As the Visual Studio family of products (Visual Studio, TFS, Test Professional) nears its 2012 release, I thought I’d bring some short hits – tidbits, if you will – to my blog. Some of these are pretty obvious (well-documented, or much-discussed), but some may be less obvious than you’d think. Either way, it’s always good to make sure the word is getting out there. Hope you enjoy!
This is something that existed in VS 2010, but it wasn’t talked about as much. While it’s pretty straightforward to track changes merged across branches by changeset, sometimes it’s even more effective to track merges by work item (i.e. show me where changes associated with a work item have been merged/pushed to other branches).
Let’s catch up. Consider the relatively simple branch hierarchy below:
A work item has been assigned to Julia, Task #80.
Julia makes some code changes, and checks in against (linking to) the work item (Task #80).
She checks in 2 individual changes to create links to 2 discrete changesets from the task.
Now, it’s easy to go ahead and track an individual changeset by selecting the option from the History window.
That’s all well and good, but if I didn’t know the exact changeset ID (#17), or if there was more than one changeset in associated with the task, this tracking process becomes less effective.
What Julia can do is right-click on the work item and select “Track Work Item”. (Note that this option will be disabled if there are no changesets linked to the work item.)
She can also click the “Track Work Item” button at the top of the work item form:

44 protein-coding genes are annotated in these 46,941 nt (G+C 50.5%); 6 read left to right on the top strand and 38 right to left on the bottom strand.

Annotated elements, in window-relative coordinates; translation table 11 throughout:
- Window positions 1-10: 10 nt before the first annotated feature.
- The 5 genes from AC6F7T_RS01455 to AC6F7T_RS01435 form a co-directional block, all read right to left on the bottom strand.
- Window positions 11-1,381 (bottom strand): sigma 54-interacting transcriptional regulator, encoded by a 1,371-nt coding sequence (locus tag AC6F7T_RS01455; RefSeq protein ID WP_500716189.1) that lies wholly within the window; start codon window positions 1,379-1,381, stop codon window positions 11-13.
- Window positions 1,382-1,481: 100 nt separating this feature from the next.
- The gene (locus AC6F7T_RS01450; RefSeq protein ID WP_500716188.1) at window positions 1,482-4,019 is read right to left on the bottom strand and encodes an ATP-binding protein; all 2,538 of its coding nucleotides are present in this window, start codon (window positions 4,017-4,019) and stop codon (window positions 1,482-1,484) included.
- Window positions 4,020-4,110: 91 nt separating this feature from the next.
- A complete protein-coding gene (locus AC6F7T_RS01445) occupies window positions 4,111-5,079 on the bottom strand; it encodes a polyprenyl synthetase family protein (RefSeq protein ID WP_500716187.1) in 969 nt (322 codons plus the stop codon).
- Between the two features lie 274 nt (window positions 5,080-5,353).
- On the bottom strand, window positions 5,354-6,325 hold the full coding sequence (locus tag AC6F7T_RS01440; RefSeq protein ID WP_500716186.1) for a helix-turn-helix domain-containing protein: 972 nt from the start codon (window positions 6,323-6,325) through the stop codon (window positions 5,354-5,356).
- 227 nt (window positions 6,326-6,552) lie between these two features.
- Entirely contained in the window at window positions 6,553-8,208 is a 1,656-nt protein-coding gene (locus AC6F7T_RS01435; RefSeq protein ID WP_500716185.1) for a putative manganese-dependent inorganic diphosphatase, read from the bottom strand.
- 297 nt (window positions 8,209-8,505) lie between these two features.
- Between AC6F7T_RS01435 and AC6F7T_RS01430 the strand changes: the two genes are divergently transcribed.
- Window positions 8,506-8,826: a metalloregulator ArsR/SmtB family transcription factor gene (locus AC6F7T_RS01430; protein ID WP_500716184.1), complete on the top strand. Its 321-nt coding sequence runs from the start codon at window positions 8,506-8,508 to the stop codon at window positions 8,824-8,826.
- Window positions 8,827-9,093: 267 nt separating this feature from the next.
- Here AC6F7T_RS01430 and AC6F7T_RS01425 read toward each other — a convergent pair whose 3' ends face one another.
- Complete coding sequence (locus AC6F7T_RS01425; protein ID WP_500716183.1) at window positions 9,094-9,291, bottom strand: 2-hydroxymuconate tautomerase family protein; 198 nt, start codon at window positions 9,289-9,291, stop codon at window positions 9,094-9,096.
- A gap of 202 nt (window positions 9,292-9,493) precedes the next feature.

I get a much clearer picture now of all the work and where it’s been applied, and the “Tracking” visualization will now include all changesets (in my case, 2 changesets) in the window.
Now I know exactly what changes to merge. I merge them, and now I can see that the entire work item has been merged to Main from Dev (i.e. both changesets were merged).
And just as effectively, I can see these changes in the Timeline Tracking view:
So that’s it! Tracking by work items are pretty easy to do, and paint a much clearer picture of how a change from a work item perspective can, or has been, applied across branches.
Again, I know this isn’t exactly a new feature, but there are a lot of people out there who are looking for ways to “merge by work item” and aren’t aware of this feature.
Hi Steven - I didn't know you could track by work item until I read this post - great tip!
This allows you to merge 1 work item easily - I think there's still some folk who want to be able to merge more than 1 work item at a time. So to use your example, you're tracking Task 80 (and merging changesets 17 & 18). What if I wanted to merge all the changesets for Task 80, 82, 85 and 87?
@Colin - I don't know that there's a convenient way to merge by multiple work items at a time. Some might argue that merging changesets that are related to different work items all at the same time could reduce the discrete traceability of change propogation. By merging one work item's changes at a time, you maintain complete traceability, and make it easier to roll out (or roll back) a specific work item change.
But I do get what you mean - Perhaps there's a CodePlex or VS Gallery utility that can help you?
Thanks for your comment!
thanks for tip